Capitol Alert

This ‘safe’ Republican congressman is losing the race for campaign cash

Protesters disrupt Republican Congressman Tom McClintock town hall

Many outside the meeting said they don’t feel heard by McClintock, a conservative Republican who has represented California’s deep-red, largely rural 4th Congressional District since 2009.
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Many outside the meeting said they don’t feel heard by McClintock, a conservative Republican who has represented California’s deep-red, largely rural 4th Congressional District since 2009.

In the race for campaign cash, Republican Rep. Tom McClintock has been losing.

Year-end fundraising reports due to the Federal Election Commission Wednesday revealed that McClintock, who represents communities from Roseville to King’s Canyon, was outraised by two upstart Democratic challengers – former MIT Professor Regina Bateson and former U.S. Agency for International Development staff member Jessica Morse. Morse raised $291,000 and Bateson raised $260,000, just surpassing McClintock’s $216,000. Both Democrats are first-time candidates.

It’s the second quarter in a row the two Democrats have posted six-figure fundraising hauls – particularly eye-popping given how little past Democratic campaigns in the district have raised.

Morse ended 2017 with more money in the bank than McClintock – $489,000 to $462,000. Bateson reported $276,000 in cash at year end. A third Democrat, Roza Calderon, also is challenging McClintock.

The donor energy – largely from small-dollar contributors – has Democrats feeling increasingly optimistic about their chances of knocking off the five-term congressman in what has traditionally been a safe Republican district. McClintock won reelection in 2016 by 26 percentage points. District voters also backed Republican Donald Trump over Democrat Hillary Clinton in the presidential race, albeit by a smaller 16-point margin. Registered Republicans outnumber Democrats 44 percent to 29 percent.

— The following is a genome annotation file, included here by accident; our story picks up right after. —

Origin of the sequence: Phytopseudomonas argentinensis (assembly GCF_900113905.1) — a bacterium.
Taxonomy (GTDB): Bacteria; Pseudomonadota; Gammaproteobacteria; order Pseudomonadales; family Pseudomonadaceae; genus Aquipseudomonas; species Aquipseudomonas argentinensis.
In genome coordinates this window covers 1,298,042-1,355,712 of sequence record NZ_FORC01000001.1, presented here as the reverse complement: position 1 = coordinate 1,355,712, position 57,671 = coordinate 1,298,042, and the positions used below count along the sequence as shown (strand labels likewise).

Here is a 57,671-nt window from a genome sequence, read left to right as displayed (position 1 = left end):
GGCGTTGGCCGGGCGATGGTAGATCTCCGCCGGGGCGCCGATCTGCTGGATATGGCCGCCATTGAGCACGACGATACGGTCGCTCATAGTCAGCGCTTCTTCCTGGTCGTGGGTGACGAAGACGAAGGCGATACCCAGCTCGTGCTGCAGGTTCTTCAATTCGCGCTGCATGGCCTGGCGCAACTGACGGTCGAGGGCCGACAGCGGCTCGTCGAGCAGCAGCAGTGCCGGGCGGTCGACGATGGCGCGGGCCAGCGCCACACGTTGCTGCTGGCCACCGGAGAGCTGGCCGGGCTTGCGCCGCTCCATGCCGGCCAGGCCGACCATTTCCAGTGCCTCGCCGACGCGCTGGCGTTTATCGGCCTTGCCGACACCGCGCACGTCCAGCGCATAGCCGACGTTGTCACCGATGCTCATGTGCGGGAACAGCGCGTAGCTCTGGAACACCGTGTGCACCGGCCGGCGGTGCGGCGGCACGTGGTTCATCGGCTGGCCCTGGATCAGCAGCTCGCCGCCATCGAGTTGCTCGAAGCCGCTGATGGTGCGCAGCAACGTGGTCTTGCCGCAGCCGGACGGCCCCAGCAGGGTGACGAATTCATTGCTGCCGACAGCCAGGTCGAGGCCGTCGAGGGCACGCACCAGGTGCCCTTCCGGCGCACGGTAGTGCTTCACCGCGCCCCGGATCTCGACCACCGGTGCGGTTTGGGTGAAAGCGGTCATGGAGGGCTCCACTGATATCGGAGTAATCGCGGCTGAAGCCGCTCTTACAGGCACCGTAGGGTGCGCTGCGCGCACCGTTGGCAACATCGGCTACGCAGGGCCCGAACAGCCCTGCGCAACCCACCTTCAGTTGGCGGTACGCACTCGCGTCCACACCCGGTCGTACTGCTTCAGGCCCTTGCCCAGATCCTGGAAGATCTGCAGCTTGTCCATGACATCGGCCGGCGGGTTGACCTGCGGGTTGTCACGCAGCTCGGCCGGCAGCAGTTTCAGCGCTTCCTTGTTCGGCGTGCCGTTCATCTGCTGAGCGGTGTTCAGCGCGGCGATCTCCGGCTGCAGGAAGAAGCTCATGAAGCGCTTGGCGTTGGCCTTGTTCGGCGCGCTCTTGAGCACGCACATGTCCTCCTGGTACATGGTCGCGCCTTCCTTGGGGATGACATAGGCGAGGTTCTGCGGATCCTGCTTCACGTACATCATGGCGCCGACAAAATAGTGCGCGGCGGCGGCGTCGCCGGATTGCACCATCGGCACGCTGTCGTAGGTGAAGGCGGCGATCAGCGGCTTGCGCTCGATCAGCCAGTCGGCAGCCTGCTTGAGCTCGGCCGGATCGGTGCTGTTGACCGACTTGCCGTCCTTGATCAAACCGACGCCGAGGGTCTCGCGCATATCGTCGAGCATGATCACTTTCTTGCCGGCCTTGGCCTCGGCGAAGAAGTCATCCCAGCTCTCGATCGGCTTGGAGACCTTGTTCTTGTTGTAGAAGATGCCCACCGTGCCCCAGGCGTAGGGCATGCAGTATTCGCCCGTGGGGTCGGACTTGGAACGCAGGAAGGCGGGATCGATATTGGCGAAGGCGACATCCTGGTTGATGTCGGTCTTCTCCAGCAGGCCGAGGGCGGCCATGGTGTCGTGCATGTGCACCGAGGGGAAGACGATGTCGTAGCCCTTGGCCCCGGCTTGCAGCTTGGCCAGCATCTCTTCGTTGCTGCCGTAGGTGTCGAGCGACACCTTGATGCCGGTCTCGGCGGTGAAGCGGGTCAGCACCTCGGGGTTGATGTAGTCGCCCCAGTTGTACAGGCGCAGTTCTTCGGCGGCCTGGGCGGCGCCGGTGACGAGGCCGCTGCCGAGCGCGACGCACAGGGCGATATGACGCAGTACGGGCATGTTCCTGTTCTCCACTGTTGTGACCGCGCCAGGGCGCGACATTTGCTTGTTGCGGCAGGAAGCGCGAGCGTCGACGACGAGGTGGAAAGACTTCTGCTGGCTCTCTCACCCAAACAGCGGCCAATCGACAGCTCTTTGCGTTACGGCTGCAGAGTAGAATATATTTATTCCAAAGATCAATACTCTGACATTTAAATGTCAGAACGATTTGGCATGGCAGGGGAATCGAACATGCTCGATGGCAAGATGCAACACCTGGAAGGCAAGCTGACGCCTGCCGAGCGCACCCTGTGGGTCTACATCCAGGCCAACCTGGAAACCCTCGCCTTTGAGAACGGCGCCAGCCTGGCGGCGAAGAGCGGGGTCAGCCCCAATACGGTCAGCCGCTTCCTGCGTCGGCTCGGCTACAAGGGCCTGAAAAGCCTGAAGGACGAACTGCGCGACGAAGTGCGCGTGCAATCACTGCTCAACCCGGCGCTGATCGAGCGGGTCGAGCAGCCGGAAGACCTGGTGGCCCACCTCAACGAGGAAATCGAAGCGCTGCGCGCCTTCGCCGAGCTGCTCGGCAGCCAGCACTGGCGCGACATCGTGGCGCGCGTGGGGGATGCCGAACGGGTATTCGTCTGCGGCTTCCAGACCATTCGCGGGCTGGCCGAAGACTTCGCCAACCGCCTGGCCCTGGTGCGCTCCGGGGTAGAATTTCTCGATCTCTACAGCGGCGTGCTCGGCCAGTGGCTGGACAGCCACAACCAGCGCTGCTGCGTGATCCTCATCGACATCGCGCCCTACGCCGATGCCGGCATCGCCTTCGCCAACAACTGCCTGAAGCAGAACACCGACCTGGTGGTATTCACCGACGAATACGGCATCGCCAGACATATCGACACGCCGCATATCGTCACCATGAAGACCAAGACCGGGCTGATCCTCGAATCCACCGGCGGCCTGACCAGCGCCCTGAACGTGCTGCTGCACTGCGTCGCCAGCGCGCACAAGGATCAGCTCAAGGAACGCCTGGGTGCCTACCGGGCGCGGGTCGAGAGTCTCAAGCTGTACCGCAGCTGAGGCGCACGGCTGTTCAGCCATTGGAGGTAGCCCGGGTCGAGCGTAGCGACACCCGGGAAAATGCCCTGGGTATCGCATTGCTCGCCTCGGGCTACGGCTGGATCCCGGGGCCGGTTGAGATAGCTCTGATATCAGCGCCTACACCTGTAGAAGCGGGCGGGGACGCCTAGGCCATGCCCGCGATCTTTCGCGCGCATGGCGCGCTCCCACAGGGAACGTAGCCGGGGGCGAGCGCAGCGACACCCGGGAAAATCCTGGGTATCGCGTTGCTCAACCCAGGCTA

Bateson tweeted Wednesday that her fundraising haul, “raised at grassroots gatherings and house parties,” shows that “McClintock is vulnerable and WE CAN BEAT HIM!” Local activists have already formed an organization, Sierra Forward, to support a liberal challenge to McClintock. Many of them were involved in organizing angry protests of the congressman last winter during the fight over repealing Obamacare (McClintock voted for the House bill to overhaul the healthcare law, which stalled in the Senate).

National Democrats have also signaled growing confidence about the race’s competitiveness, adding the 4th District to its list of targeted races this past fall. And the Democratic Congressional Campaign Committee has been bashing McClintock, along with other California Republicans in Congress, for supporting Trump priorities like the new tax law and offshore drilling that they argue hurt the state’s residents.

Political handicappers, however, continue to rate McClintock’s seat as a “safe” one for Republicans. And GOP strategists aren’t panicking, despite the surge in Democratic interest. “Democrats can’t simply wish a seat into play,” NRCC spokesman Jack Pandol said. “This district leans strongly Republican, and Tom McClintock just voted for a tax reform package that is growing more popular by the day as voters begin to see more money in their paychecks.”

Another thing that could help McClintock hold onto his seat: a combative and potentially expensive primary between well-funded Democrats.

Emily Cadei: 202-383-6153, @emilycadei

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